Fellow Story

Call for participants interested in learning how filmmakers and conservationists connect people, nature and climate

We invite Switzer Fellows to participate in a full day of events surrounding the use of film to communicate conservation science to a broad audience. These events—organized in concert with the Society for Conservation Biology North American Congress in Oakland, California—will include a workshop on conservation filmmaking best practices, offering opportunities to interact with many experts during a panel discussion and break-out group activities (see biographies of several panelists, below). The workshop will be followed by a networking reception and a showcase of films that are exemplary of collaboration between filmmakers and conservation practitioners.

The events are planned for July 17, 2012 in Oakland California.

Through a Switzer Innovation Grant, funding is available to partially support participation of Switzer Fellows in the filmmaking events. Please send an email to either Matt Hamilton (mhamilton(at)ucdavis.edu) or Kristy Deiner (kldeiner(at)ucdavis.edu) if you are interested.

Panelists include:

Greg Marshall is a biologist, inventor and filmmaker, who has dedicated his career to exploring and documenting the behavioral ecology of animals in remote or otherwise inaccessible environments. He is a two-time Emmy Award winner for cinematography and sound (National Geographic Specials “Great White Sharks” and “Sea Monsters: Search for the Giant Squid”).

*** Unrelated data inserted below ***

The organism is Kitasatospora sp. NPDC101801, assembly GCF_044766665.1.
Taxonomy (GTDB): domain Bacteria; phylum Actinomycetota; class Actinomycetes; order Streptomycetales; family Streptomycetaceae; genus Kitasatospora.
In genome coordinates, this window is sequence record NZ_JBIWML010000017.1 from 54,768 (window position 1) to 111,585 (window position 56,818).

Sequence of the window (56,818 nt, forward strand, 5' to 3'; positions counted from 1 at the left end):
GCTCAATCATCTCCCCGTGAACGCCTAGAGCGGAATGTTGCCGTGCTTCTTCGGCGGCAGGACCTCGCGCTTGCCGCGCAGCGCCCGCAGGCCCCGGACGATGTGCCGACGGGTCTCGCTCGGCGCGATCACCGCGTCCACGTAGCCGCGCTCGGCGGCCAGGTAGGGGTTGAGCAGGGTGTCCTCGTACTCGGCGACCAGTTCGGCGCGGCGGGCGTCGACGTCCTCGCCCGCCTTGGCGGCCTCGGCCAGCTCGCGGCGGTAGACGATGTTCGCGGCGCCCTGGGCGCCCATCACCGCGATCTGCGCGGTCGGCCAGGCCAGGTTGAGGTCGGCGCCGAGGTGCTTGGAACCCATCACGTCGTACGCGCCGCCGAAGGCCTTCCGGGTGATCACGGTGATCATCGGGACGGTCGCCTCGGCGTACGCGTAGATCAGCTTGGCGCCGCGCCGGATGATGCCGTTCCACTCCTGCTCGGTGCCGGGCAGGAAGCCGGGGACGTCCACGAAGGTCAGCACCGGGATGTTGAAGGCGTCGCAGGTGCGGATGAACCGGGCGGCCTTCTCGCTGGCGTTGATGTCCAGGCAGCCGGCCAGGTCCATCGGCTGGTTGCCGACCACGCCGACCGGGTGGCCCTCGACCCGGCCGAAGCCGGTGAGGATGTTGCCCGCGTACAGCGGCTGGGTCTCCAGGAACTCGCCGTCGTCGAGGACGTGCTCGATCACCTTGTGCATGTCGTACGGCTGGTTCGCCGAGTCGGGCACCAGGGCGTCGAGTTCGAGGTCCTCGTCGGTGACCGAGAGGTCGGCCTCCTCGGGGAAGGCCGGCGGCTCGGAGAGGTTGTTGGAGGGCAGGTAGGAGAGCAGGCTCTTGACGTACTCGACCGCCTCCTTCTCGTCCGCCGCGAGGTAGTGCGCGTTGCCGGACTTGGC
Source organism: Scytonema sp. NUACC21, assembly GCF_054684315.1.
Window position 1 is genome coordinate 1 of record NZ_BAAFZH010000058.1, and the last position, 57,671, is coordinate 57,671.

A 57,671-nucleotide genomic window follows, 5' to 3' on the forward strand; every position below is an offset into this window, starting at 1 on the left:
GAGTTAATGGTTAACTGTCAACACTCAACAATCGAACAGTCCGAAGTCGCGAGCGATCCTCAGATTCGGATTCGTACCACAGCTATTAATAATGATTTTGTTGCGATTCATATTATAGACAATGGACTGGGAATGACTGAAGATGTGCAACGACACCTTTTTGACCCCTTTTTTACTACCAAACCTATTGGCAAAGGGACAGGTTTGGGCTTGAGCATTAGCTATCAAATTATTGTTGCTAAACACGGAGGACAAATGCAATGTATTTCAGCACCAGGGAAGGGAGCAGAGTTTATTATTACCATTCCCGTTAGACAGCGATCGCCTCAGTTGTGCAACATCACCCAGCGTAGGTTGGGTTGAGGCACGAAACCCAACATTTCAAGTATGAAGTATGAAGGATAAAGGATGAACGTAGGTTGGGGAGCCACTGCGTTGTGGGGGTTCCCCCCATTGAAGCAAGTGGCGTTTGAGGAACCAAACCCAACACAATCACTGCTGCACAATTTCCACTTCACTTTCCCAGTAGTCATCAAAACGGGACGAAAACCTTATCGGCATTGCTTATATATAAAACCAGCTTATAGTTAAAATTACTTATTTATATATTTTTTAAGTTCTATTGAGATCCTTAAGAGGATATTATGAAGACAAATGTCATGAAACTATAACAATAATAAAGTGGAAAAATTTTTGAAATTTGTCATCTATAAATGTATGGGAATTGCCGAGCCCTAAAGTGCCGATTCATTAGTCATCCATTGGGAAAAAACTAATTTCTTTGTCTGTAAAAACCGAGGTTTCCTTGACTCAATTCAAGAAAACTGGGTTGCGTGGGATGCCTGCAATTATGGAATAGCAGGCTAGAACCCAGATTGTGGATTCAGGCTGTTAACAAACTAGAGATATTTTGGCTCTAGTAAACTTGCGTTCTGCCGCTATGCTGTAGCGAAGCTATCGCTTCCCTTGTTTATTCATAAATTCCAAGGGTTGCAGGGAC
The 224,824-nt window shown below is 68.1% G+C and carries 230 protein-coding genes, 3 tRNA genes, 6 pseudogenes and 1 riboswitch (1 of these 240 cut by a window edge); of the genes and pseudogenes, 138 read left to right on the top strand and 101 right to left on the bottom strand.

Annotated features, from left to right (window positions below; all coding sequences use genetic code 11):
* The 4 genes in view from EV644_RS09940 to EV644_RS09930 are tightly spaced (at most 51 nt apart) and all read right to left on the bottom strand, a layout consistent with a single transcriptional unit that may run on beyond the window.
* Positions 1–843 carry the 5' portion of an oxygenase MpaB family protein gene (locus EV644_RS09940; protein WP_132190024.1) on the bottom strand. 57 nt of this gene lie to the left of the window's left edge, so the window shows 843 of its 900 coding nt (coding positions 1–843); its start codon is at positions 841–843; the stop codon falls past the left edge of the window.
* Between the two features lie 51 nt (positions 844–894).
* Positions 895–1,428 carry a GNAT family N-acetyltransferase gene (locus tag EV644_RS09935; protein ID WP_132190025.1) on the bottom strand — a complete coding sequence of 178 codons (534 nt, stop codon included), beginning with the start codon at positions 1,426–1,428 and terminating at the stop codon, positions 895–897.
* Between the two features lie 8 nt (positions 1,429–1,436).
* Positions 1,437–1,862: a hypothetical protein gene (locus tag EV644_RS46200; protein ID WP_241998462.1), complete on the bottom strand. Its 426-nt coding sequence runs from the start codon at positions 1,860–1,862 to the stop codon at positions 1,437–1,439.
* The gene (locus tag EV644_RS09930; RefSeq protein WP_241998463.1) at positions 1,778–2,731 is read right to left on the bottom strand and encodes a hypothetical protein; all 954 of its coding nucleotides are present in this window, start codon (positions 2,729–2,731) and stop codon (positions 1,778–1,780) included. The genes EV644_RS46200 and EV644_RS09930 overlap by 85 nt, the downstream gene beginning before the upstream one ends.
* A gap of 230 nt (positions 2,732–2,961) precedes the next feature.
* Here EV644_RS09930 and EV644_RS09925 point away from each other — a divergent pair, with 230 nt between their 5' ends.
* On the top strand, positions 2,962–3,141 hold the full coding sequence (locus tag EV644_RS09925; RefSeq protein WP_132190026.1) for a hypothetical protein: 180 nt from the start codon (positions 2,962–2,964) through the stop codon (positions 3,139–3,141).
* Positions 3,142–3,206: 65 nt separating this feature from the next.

Kevin White has worked in media since 1980. He started Full Frame Productions in 1984 and co-founded the non-profit Filmmakers Collaborative SF in 1988. Kevin has produced dozens of award-winning films and several series.

Scott Stender is an award-winning independent producer, director, cameraman and editor with more than 20 years of experience in broadcast, commercial, corporate and documentary work. Scott’s documentary work has taken him from the African Savannah to the rainforests & fjords of Southern Chile, from the streets of Hong Kong and Athens to the remote Mexican Sierra del Tigre and way, way beyond.

Dr. Zeb Hogan has fifteen years of experience studying and exploring the world’s freshwater ecosystems. He is currently an assistant research professor at the University of Nevada-Reno, a National Geographic Emerging Explorer, and the United Nations Convention on Migratory Species Scientific Councilor for Fish. Zeb also hosts the National Geographic Television series “Megafish”.

Mark Bauman brings more than 20 years of award-winning experience to his roles as Senior Vice President of Content Development for NG Mission Programs, and Executive Vice President of National Geographic Television. He has been recognized with numerous broadcast and print journalism honors, including an Emmy, more than a dozen Cine Golden Eagles, and various film festival awards.

Note - we have attached summary notes from the conference session here for your information. Contact Kristy Deiner or Matt Hamilton for more information.